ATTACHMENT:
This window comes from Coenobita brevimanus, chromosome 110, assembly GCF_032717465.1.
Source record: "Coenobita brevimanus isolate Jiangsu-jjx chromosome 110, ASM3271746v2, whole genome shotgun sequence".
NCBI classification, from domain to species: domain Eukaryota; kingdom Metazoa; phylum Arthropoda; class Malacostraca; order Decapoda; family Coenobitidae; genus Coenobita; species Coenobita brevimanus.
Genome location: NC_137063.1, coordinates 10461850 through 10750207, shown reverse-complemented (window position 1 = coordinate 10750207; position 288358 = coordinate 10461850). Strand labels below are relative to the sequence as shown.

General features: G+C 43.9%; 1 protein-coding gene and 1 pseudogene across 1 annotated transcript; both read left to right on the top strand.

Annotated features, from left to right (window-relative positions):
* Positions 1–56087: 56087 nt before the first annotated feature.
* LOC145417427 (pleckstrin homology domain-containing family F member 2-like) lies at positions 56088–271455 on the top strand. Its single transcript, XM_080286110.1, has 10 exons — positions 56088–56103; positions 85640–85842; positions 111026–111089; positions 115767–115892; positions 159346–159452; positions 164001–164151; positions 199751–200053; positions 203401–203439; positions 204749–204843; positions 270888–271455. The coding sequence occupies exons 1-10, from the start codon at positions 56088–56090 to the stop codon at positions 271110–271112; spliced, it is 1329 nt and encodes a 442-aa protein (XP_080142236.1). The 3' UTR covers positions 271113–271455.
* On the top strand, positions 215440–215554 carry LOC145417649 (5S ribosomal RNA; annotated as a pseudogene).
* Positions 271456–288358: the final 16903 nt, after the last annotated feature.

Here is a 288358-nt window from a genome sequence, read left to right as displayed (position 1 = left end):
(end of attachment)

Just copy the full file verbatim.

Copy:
This window comes from Coenobita brevimanus, chromosome 110, assembly GCF_032717465.1.
Source record: "Coenobita brevimanus isolate Jiangsu-jjx chromosome 110, ASM3271746v2, whole genome shotgun sequence".
NCBI classification, from domain to species: domain Eukaryota; kingdom Metazoa; phylum Arthropoda; class Malacostraca; order Decapoda; family Coenobitidae; genus Coenobita; species Coenobita brevimanus.
Genome location: NC_137063.1, coordinates 10461850 through 10750207, shown reverse-complemented (window position 1 = coordinate 10750207; position 288358 = coordinate 10461850). Strand labels below are relative to the sequence as shown.

General features: G+C 43.9%; 1 protein-coding gene and 1 pseudogene across 1 annotated transcript; both read left to right on the top strand.

Annotated features, from left to right (window-relative positions):
* Positions 1–56087: 56087 nt before the first annotated feature.
* LOC145417427 (pleckstrin homology domain-containing family F member 2-like) lies at positions 56088–271455 on the top strand. Its single transcript, XM_080286110.1, has 10 exons — positions 56088–56103; positions 85640–85842; positions 111026–111089; positions 115767–115892; positions 159346–159452; positions 164001–164151; positions 199751–200053; positions 203401–203439; positions 204749–204843; positions 270888–271455. The coding sequence occupies exons 1-10, from the start codon at positions 56088–56090 to the stop codon at positions 271110–271112; spliced, it is 1329 nt and encodes a 442-aa protein (XP_080142236.1). The 3' UTR covers positions 271113–271455.
* On the top strand, positions 215440–215554 carry LOC145417649 (5S ribosomal RNA; annotated as a pseudogene).
* Positions 271456–288358: the final 16903 nt, after the last annotated feature.

Here is a 288358-nt window from a genome sequence, read left to right as displayed (position 1 = left end):